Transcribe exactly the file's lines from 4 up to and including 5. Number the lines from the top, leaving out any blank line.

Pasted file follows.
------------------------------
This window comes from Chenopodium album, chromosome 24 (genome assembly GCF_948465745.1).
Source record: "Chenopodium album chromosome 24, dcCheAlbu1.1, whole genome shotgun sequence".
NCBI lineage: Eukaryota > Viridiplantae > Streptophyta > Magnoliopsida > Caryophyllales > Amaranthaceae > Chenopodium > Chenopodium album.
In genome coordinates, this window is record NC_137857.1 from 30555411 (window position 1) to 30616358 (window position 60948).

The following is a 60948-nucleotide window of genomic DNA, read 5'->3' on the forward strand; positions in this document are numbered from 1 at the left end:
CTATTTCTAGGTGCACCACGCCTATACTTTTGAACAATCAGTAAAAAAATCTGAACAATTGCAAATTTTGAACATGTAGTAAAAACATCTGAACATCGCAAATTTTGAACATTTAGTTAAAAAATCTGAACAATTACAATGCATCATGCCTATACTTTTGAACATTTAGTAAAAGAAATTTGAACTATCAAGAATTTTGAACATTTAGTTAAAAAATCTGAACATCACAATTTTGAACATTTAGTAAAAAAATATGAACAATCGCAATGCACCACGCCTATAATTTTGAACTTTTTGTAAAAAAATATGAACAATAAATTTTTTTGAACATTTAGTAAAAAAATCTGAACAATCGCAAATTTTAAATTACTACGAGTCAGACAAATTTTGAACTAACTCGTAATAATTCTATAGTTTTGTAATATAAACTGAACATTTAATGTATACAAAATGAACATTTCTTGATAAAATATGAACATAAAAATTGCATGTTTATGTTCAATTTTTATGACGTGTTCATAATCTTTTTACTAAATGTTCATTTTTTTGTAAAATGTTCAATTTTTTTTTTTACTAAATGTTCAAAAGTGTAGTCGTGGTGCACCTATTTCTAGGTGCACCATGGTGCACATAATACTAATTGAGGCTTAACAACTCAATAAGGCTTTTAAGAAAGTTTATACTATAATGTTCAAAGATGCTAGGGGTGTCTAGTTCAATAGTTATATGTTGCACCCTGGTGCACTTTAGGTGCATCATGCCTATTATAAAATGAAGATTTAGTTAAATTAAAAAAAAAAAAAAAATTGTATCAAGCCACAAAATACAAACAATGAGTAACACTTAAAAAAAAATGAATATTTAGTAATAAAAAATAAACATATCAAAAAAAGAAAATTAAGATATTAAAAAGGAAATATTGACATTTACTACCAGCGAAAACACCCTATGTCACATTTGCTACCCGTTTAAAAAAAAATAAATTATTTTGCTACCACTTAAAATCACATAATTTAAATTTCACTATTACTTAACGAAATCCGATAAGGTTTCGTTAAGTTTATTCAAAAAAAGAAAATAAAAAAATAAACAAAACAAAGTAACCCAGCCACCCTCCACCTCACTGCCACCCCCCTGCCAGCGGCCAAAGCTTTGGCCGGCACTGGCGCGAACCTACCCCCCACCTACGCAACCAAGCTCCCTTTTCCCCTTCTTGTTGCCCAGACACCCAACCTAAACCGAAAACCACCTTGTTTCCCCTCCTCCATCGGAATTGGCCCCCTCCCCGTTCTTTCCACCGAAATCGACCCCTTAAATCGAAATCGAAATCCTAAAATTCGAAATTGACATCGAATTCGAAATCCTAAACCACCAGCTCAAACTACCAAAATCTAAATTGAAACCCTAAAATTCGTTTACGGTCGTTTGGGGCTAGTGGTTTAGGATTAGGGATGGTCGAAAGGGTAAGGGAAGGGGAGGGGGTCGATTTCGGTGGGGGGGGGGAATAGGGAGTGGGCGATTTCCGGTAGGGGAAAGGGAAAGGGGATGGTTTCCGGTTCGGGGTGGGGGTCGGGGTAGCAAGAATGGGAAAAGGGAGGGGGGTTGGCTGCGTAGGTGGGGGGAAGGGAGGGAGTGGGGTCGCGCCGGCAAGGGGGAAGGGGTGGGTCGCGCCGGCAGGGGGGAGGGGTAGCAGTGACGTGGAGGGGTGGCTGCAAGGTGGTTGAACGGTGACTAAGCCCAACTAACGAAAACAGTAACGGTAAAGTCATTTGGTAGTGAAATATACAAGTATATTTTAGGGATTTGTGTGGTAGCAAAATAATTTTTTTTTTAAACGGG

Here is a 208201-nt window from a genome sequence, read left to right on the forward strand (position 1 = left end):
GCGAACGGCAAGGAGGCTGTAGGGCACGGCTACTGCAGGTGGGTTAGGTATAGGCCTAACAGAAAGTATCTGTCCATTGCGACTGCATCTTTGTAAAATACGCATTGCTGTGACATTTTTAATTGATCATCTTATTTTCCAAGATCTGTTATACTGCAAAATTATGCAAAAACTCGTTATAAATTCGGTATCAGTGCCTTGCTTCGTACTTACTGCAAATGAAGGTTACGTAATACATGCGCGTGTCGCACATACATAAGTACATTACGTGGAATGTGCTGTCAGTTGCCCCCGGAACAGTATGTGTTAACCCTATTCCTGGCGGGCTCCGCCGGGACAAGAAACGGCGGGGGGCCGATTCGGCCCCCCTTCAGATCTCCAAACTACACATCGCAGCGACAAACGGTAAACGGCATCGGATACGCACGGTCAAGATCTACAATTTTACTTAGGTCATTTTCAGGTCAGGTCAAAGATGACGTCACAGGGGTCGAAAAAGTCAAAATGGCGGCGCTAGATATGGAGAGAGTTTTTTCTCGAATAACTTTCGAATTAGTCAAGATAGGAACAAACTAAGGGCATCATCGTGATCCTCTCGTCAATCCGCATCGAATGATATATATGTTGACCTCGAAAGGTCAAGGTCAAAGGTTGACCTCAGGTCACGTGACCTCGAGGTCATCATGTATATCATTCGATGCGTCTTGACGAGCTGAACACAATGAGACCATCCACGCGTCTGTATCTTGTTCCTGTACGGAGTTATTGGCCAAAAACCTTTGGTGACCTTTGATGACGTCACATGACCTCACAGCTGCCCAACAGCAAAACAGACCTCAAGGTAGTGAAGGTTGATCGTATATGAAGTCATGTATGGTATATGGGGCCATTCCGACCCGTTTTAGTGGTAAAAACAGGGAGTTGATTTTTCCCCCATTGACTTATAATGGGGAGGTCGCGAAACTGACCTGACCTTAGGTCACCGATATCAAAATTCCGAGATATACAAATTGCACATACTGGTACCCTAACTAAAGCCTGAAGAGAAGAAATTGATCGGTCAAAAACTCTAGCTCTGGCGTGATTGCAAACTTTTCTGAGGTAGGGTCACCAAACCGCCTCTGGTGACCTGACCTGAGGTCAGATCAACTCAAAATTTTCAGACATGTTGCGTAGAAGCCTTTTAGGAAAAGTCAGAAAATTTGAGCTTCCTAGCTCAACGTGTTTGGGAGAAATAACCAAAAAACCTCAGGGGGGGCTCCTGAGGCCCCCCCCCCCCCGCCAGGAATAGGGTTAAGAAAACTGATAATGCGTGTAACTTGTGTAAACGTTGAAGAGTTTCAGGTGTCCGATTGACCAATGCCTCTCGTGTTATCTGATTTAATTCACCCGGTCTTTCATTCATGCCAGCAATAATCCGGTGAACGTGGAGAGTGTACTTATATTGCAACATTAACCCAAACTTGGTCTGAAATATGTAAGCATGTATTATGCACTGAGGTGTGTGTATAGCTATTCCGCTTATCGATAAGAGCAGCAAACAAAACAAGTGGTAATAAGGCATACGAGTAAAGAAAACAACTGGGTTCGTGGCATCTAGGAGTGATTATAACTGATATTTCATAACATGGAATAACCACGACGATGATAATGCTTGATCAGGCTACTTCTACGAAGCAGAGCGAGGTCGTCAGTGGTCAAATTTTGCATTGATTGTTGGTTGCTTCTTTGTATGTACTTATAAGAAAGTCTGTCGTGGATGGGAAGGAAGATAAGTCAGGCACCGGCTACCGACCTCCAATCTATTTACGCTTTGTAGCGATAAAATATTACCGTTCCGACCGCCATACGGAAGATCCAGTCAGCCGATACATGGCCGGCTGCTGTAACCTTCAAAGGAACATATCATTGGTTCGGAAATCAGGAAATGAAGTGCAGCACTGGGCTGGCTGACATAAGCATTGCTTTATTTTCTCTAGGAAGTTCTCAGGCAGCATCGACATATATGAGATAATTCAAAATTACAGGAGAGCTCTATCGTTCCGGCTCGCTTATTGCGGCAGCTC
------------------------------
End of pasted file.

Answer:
In genome coordinates, this window is record NC_137857.1 from 30555411 (window position 1) to 30616358 (window position 60948).

The following is a 60948-nucleotide window of genomic DNA, read 5'->3' on the forward strand; positions in this document are numbered from 1 at the left end: